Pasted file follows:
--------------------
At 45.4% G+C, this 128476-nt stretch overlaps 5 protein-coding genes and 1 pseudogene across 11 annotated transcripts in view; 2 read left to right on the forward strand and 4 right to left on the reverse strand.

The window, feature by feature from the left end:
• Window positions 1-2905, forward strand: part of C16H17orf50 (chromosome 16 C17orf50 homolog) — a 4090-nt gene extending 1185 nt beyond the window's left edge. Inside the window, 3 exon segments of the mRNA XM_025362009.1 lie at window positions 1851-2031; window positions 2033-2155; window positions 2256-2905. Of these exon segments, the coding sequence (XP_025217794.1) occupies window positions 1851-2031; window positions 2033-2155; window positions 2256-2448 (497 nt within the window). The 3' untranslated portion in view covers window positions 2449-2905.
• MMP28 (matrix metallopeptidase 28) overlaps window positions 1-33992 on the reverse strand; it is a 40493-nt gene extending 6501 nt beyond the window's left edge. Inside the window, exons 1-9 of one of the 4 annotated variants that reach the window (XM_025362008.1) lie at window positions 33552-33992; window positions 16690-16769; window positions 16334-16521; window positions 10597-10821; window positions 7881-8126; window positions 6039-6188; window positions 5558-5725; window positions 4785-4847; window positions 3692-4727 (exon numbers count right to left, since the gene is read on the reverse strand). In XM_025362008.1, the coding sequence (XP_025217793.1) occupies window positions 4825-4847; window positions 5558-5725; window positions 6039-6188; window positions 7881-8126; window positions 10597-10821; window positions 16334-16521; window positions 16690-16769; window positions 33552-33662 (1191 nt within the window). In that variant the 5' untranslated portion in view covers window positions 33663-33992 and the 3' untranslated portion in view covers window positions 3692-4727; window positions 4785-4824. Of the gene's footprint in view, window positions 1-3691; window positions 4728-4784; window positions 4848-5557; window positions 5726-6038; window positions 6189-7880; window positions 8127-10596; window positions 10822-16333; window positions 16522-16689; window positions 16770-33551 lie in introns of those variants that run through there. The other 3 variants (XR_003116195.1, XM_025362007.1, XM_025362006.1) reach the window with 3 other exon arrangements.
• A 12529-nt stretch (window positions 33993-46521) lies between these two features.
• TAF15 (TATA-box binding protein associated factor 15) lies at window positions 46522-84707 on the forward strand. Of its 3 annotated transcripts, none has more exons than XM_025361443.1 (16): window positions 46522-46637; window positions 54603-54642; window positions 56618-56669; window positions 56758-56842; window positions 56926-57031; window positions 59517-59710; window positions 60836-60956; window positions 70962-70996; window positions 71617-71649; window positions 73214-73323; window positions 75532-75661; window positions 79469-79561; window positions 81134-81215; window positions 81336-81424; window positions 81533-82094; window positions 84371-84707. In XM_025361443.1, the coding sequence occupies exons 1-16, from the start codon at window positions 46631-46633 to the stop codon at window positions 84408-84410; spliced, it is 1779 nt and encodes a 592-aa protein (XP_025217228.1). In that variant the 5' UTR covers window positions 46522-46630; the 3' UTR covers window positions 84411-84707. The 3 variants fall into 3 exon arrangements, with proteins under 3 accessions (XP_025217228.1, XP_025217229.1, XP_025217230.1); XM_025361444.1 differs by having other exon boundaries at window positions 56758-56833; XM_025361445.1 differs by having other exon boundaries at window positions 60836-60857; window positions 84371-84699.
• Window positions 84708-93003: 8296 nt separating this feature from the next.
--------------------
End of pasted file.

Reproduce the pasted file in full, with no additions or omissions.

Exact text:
At 45.4% G+C, this 128476-nt stretch overlaps 5 protein-coding genes and 1 pseudogene across 11 annotated transcripts in view; 2 read left to right on the forward strand and 4 right to left on the reverse strand.

The window, feature by feature from the left end:
• Window positions 1-2905, forward strand: part of C16H17orf50 (chromosome 16 C17orf50 homolog) — a 4090-nt gene extending 1185 nt beyond the window's left edge. Inside the window, 3 exon segments of the mRNA XM_025362009.1 lie at window positions 1851-2031; window positions 2033-2155; window positions 2256-2905. Of these exon segments, the coding sequence (XP_025217794.1) occupies window positions 1851-2031; window positions 2033-2155; window positions 2256-2448 (497 nt within the window). The 3' untranslated portion in view covers window positions 2449-2905.
• MMP28 (matrix metallopeptidase 28) overlaps window positions 1-33992 on the reverse strand; it is a 40493-nt gene extending 6501 nt beyond the window's left edge. Inside the window, exons 1-9 of one of the 4 annotated variants that reach the window (XM_025362008.1) lie at window positions 33552-33992; window positions 16690-16769; window positions 16334-16521; window positions 10597-10821; window positions 7881-8126; window positions 6039-6188; window positions 5558-5725; window positions 4785-4847; window positions 3692-4727 (exon numbers count right to left, since the gene is read on the reverse strand). In XM_025362008.1, the coding sequence (XP_025217793.1) occupies window positions 4825-4847; window positions 5558-5725; window positions 6039-6188; window positions 7881-8126; window positions 10597-10821; window positions 16334-16521; window positions 16690-16769; window positions 33552-33662 (1191 nt within the window). In that variant the 5' untranslated portion in view covers window positions 33663-33992 and the 3' untranslated portion in view covers window positions 3692-4727; window positions 4785-4824. Of the gene's footprint in view, window positions 1-3691; window positions 4728-4784; window positions 4848-5557; window positions 5726-6038; window positions 6189-7880; window positions 8127-10596; window positions 10822-16333; window positions 16522-16689; window positions 16770-33551 lie in introns of those variants that run through there. The other 3 variants (XR_003116195.1, XM_025362007.1, XM_025362006.1) reach the window with 3 other exon arrangements.
• A 12529-nt stretch (window positions 33993-46521) lies between these two features.
• TAF15 (TATA-box binding protein associated factor 15) lies at window positions 46522-84707 on the forward strand. Of its 3 annotated transcripts, none has more exons than XM_025361443.1 (16): window positions 46522-46637; window positions 54603-54642; window positions 56618-56669; window positions 56758-56842; window positions 56926-57031; window positions 59517-59710; window positions 60836-60956; window positions 70962-70996; window positions 71617-71649; window positions 73214-73323; window positions 75532-75661; window positions 79469-79561; window positions 81134-81215; window positions 81336-81424; window positions 81533-82094; window positions 84371-84707. In XM_025361443.1, the coding sequence occupies exons 1-16, from the start codon at window positions 46631-46633 to the stop codon at window positions 84408-84410; spliced, it is 1779 nt and encodes a 592-aa protein (XP_025217228.1). In that variant the 5' UTR covers window positions 46522-46630; the 3' UTR covers window positions 84411-84707. The 3 variants fall into 3 exon arrangements, with proteins under 3 accessions (XP_025217228.1, XP_025217229.1, XP_025217230.1); XM_025361444.1 differs by having other exon boundaries at window positions 56758-56833; XM_025361445.1 differs by having other exon boundaries at window positions 60836-60857; window positions 84371-84699.
• Window positions 84708-93003: 8296 nt separating this feature from the next.